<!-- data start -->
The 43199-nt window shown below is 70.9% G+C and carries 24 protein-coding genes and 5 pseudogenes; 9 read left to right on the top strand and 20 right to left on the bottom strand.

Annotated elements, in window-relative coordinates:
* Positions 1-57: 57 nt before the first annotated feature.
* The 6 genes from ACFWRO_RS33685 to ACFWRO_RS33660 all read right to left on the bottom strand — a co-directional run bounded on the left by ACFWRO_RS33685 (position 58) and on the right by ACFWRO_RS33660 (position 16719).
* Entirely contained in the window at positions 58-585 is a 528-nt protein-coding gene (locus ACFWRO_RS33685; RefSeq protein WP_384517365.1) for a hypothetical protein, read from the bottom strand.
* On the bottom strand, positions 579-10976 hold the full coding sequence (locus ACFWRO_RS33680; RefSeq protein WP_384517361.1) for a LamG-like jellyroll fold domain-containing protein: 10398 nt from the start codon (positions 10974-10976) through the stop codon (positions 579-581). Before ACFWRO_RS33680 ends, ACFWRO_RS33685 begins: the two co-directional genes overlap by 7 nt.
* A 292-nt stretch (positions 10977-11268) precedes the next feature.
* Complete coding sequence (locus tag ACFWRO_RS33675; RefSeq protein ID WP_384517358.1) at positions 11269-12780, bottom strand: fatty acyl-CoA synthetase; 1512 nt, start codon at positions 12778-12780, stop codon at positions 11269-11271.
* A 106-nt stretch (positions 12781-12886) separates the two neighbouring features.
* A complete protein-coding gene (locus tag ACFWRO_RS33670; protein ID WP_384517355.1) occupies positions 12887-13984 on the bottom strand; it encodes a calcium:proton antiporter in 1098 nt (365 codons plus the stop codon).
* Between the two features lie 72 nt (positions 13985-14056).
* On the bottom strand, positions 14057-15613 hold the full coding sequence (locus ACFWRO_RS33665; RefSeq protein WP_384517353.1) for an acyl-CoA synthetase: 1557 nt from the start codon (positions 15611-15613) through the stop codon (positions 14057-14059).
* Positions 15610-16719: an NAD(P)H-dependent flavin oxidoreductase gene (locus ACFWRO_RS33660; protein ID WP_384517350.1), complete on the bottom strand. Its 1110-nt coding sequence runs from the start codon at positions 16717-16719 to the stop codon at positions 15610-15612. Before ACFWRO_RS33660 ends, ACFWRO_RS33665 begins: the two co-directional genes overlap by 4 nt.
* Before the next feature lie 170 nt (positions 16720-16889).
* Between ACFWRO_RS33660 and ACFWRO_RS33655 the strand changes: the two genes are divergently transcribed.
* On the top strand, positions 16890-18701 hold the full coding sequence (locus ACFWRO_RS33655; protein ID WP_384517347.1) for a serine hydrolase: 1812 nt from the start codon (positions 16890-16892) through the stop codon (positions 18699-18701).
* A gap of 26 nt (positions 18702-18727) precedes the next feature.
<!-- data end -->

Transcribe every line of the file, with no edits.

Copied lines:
The 43199-nt window shown below is 70.9% G+C and carries 24 protein-coding genes and 5 pseudogenes; 9 read left to right on the top strand and 20 right to left on the bottom strand.

Annotated elements, in window-relative coordinates:
* Positions 1-57: 57 nt before the first annotated feature.
* The 6 genes from ACFWRO_RS33685 to ACFWRO_RS33660 all read right to left on the bottom strand — a co-directional run bounded on the left by ACFWRO_RS33685 (position 58) and on the right by ACFWRO_RS33660 (position 16719).
* Entirely contained in the window at positions 58-585 is a 528-nt protein-coding gene (locus ACFWRO_RS33685; RefSeq protein WP_384517365.1) for a hypothetical protein, read from the bottom strand.
* On the bottom strand, positions 579-10976 hold the full coding sequence (locus ACFWRO_RS33680; RefSeq protein WP_384517361.1) for a LamG-like jellyroll fold domain-containing protein: 10398 nt from the start codon (positions 10974-10976) through the stop codon (positions 579-581). Before ACFWRO_RS33680 ends, ACFWRO_RS33685 begins: the two co-directional genes overlap by 7 nt.
* A 292-nt stretch (positions 10977-11268) precedes the next feature.
* Complete coding sequence (locus tag ACFWRO_RS33675; RefSeq protein ID WP_384517358.1) at positions 11269-12780, bottom strand: fatty acyl-CoA synthetase; 1512 nt, start codon at positions 12778-12780, stop codon at positions 11269-11271.
* A 106-nt stretch (positions 12781-12886) separates the two neighbouring features.
* A complete protein-coding gene (locus tag ACFWRO_RS33670; protein ID WP_384517355.1) occupies positions 12887-13984 on the bottom strand; it encodes a calcium:proton antiporter in 1098 nt (365 codons plus the stop codon).
* Between the two features lie 72 nt (positions 13985-14056).
* On the bottom strand, positions 14057-15613 hold the full coding sequence (locus ACFWRO_RS33665; RefSeq protein WP_384517353.1) for an acyl-CoA synthetase: 1557 nt from the start codon (positions 15611-15613) through the stop codon (positions 14057-14059).
* Positions 15610-16719: an NAD(P)H-dependent flavin oxidoreductase gene (locus ACFWRO_RS33660; protein ID WP_384517350.1), complete on the bottom strand. Its 1110-nt coding sequence runs from the start codon at positions 16717-16719 to the stop codon at positions 15610-15612. Before ACFWRO_RS33660 ends, ACFWRO_RS33665 begins: the two co-directional genes overlap by 4 nt.
* Before the next feature lie 170 nt (positions 16720-16889).
* Between ACFWRO_RS33660 and ACFWRO_RS33655 the strand changes: the two genes are divergently transcribed.
* On the top strand, positions 16890-18701 hold the full coding sequence (locus ACFWRO_RS33655; protein ID WP_384517347.1) for a serine hydrolase: 1812 nt from the start codon (positions 16890-16892) through the stop codon (positions 18699-18701).
* A gap of 26 nt (positions 18702-18727) precedes the next feature.